Data analysis: latest Hesa figures on state school entrants

Some members of Russell Group still lag behind sector on access for state school students

February 3, 2017
School pupils
Source: iStock

Nearly 90 per cent of young, full-time undergraduates in UK higher education now come from state schools, according to new figures from the Higher Education Statistics Agency (Hesa).

The latest Hesa data show that in the 2015-16 academic year, 89.9 per cent of first-degree entrants were from a state school background, up fractionally from 89.8 per cent in 2014-15. However, the percentage of students coming from areas of the UK where participation in higher education is low fell last year from 11.4 per cent to 11.3 per cent.

Source: Hesa

The data also show which institutions are accepting high numbers of state school students and which are not. The institutions in the following tables are those that have the lowest and the highest proportion of state school entrants when institutions with fewer than 1,000 full-time, first-degree entrants are excepted. The tables also show each institution’s benchmark figure, which indicates the sort of value that might be expected for each provider. 

Some of the UK’s most prestigious institutions continue to lag behind the rest of the sector in accepting state school students, with eight of the 10 institutions with the smallest cohorts of state school entrants coming from the Russell Group.

Overall, the University of Oxford had the lowest proportion of entrants from state schools, with 55.7 per cent. The University of St Andrews’ proportion of state school entrants was one percentage point higher, and Durham University (60.5 per cent) completed the bottom three.

At the University of Bristol, 61.4 per cent of entrants for 2015-16 were from state schools; marginally better was the University of Cambridge, which had 61.9 per cent. Imperial College London (65.5 per cent), University College London (68.4 per cent), and the universities of Exeter (68.5 per cent) and Edinburgh (69.7 per cent) were the other Russell Group institutions in the list, with Oxford Brookes University (72.9) completing the bottom 10.

Source: Hesa

At the other end of the scale, it is mainly modern universities that continue to show high levels of state school entrants, although way out in front is Ulster University, 100 per cent of whose students were from state school backgrounds.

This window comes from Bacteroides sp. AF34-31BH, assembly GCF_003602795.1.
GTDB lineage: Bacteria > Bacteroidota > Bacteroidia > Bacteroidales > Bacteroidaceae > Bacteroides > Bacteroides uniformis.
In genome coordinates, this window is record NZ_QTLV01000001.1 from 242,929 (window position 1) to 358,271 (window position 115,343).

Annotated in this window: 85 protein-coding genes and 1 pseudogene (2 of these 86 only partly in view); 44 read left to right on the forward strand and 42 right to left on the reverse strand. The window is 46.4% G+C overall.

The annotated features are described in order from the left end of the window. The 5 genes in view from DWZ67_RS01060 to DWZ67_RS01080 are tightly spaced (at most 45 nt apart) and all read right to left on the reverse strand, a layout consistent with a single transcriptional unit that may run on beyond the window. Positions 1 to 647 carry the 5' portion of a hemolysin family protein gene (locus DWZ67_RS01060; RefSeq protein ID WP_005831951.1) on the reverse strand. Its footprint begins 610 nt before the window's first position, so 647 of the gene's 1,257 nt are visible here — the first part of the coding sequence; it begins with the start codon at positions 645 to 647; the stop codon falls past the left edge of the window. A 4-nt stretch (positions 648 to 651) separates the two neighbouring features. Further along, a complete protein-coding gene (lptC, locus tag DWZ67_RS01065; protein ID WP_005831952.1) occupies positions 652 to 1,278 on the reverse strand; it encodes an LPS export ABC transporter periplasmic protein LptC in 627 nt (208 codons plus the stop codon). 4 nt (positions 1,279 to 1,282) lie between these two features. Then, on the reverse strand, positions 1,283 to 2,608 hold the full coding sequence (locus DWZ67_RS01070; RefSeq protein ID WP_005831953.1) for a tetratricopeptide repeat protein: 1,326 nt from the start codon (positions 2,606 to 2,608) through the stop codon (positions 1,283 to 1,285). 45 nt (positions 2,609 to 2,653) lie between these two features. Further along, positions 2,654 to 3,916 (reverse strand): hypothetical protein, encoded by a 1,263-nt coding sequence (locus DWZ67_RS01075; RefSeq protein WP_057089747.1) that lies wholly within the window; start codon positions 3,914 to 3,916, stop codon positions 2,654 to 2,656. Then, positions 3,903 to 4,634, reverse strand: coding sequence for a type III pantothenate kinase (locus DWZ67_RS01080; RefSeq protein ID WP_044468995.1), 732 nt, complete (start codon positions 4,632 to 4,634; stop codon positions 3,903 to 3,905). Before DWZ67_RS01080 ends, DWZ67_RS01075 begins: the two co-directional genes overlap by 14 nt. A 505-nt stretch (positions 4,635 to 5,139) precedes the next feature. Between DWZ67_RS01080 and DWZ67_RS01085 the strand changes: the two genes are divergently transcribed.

Elsewhere, other devolved nation institutions had a strong showing, with the University of Wales Trinity Saint David (98.9 per cent) and the University of the West of Scotland (98.7 per cent) among those with the highest percentages. The entire top 10 had proportions of state school students above 98.7 per cent, with four universities recruiting more than 99 per cent of full-time, first-degree entrants from the state sector. The leading English university was Liverpool Hope University, where 99.4 per cent of its entrants were from state schools.

Source: Hesa

Commenting on the Hesa data, a spokesman for the Russell Group claimed that their universities have collectively “outperformed the sector as a whole in increasing the percentage of students from state school backgrounds”, but noted that there was “more that needs to be done”.

“This is why Russell Group universities in England alone will this year invest £254 million in scholarships, fee waivers, bursaries and outreach activities aimed at the most disadvantaged to help those with the ability to attend,” he said.

“We recently launched Advancing Access, an online platform that provides a wide range of vital resources for teachers to help them give talented pupils the support and encouragement they need to apply to a leading university. We are committed to ensuring that students who would benefit from an education at one of our institutions have the best possible opportunity to do so, regardless of their background.”

Les Ebdon, director of fair access to higher education, agreed that universities with the highest entrance requirements have “on the whole made significant progress in increasing the rates of students from disadvantaged backgrounds entering their institutions”.

“I recognise that they still have a long way to go to ensure that everyone with the talent to benefit from higher education is able to take the opportunity, whatever their background,” he said.

“In my forthcoming guidance to universities, I will be setting out specific, challenging expectations for these institutions. In particular, I will be asking them to strengthen their work with schools to raise attainment, which is a crucial way they can increase participation from the most disadvantaged young people.”

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